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In praise of the humble smart plug: Are outlets the gateway for the internet of things?

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Are smart plugs the trojan horse that will bring the internet of things and the smart home to mainstream consumers? My colleague Om Malik thinks so, but my gut reaction was at first a solid no. They are ugly. They are big (most of them turn a two-outlet socket into a one-outlet socket), they are expensive and they add minimal convenience or efficiency to most homes.

But after discussing the idea with Om on a podcast and getting yet another crowdfunded pitch from a connected outlet company, I decided to think about this a bit more rigorously. A WeMo connected outlet was actually the first connected device in my home that wasn’t a computer/smartphone/tablet, so in a sense a smart plug was my gateway to the internet of things. But I thought it was pretty lame for the first few months. Turning on a lamp with my smartphone was not the thrill I hoped. Christmas was the only time it came in super handy, but a timer would probably have worked just as well.

When WeMo connected with If This Then That, the connected outlet became a bit more fun. Now my lamp or a fan turned on when my stocks made sudden movements, alerting me to potential news. But was the ability to receive ambient information worth the $50 price tag? Buying a smart hub allowed me to hook my outlet into a network of sensors (plus I got another outlet) but I still tended to use it as an ambient information delivery vehicle — something I could do with even more nuance using the Hue lights, which change color.

So far my favorite use for the connected outlet required special outdoor capable lights, which allowed me to control my Christmas lights on demand without ever stepping outside. That was nice given how cold this holiday was. But since connected outlets keep on coming, I decided to look at my overall outlet use and the devices in my home to see what I might be missing. For example, a person could plug a coffee maker into a smart outlet and then tie it into a lamp turning on or a motion detector in the bedroom to start the brewing sequence.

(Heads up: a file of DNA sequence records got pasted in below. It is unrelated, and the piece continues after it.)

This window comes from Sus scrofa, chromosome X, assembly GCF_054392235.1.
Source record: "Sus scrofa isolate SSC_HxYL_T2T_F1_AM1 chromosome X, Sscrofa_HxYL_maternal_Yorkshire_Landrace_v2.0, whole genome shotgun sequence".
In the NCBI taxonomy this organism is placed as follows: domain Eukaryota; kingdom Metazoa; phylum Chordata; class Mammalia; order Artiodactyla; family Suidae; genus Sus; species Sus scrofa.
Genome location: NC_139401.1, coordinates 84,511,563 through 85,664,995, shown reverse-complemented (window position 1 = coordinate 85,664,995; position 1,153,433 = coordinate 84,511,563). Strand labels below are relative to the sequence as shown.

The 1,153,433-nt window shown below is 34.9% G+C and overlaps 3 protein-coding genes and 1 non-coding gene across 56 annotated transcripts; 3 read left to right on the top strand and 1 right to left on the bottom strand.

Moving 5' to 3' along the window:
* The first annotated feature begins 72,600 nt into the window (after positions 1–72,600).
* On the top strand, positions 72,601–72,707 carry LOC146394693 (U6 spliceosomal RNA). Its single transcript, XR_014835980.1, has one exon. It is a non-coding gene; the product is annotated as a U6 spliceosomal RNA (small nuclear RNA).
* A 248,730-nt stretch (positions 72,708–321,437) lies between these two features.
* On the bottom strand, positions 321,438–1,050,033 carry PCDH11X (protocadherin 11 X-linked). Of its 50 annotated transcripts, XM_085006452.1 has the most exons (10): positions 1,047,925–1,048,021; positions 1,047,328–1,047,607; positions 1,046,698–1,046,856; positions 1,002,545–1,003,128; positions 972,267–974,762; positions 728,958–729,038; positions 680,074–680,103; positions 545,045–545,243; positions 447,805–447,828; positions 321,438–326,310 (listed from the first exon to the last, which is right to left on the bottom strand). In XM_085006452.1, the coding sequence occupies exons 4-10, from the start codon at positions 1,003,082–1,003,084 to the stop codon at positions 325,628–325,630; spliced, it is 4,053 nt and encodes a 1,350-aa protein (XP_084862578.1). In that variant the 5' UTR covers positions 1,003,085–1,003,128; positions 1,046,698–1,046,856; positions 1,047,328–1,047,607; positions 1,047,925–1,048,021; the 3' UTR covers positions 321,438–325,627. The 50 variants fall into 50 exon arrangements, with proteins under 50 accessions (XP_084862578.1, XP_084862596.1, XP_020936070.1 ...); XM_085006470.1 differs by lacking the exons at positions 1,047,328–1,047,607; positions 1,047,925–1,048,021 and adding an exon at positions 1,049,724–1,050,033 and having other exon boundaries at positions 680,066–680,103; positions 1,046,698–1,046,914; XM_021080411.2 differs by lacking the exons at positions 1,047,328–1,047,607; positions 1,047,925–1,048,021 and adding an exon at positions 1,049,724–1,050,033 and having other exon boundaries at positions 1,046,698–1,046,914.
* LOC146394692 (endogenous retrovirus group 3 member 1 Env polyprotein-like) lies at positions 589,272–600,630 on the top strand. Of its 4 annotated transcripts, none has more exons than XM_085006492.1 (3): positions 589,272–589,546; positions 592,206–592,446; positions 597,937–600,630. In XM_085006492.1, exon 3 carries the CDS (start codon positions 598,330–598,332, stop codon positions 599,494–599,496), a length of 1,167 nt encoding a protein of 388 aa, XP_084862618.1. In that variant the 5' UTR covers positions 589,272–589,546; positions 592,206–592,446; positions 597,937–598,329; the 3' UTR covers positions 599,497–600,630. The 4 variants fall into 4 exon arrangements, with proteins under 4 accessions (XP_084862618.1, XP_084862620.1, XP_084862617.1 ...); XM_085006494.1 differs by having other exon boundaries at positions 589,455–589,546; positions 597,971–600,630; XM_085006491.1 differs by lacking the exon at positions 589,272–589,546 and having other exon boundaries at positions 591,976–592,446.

My connected outdoor lights on the first level. There are two more on the upper two stories.
My connected outdoor lights on the first level. There are two more on the upper two stories.

Taking inventory

I went through to tally the devices plugged into my outlets and found:

1 coffee machine
1 toaster oven
1 vacuum cleaner battery
5 lamps
4 alarm clocks
7 chargers for tablets/smartphones/computers
2 TVs
2 Blu-ray players
6 Sonos devices
1 receiver
3 wireless access points
5 routers/modems/hubs
1 shredder
1 printer
2 monitors
1 night light
2 fans

There are also an assortment of gadgets from slow cookers and blenders to blow dryers and pencil sharpeners that are plugged in occasionally. In checking the list I realized that for any device to be useful it must be able to perform its primary function once the electricity returns without manual intervention. This eliminates my type of coffee machine, the toaster oven, the shredder and the Blu-ray players.

It also must be something that it makes sense to turn off. That means my hubs, access points, Sonos devices and alarm clocks aren’t smart-plug friendly. Additionally there might be either a high risk for leaving an item on (toaster oven/lights) yet a high reward from integrating the devices into a smart home system. For example tying my TV to a fitness tracker might help motivate someone to meet their step goal in order for the TV to turn on (all smart outlets should have a manual override).

Making smart plugs smarter

There are two other considerations here: measuring energy consumption and determining location. Most smart outlets from big names like Lowes and Belkin as well as smaller startups like PlugAway or Parce now have some kind of energy measurement feature, which might be useful in figuring out if your TV is a high-cost plugged-in device for which you should cut off access to power when it’s not on. Some, like Parce, offer algorithms that will turn it off for you.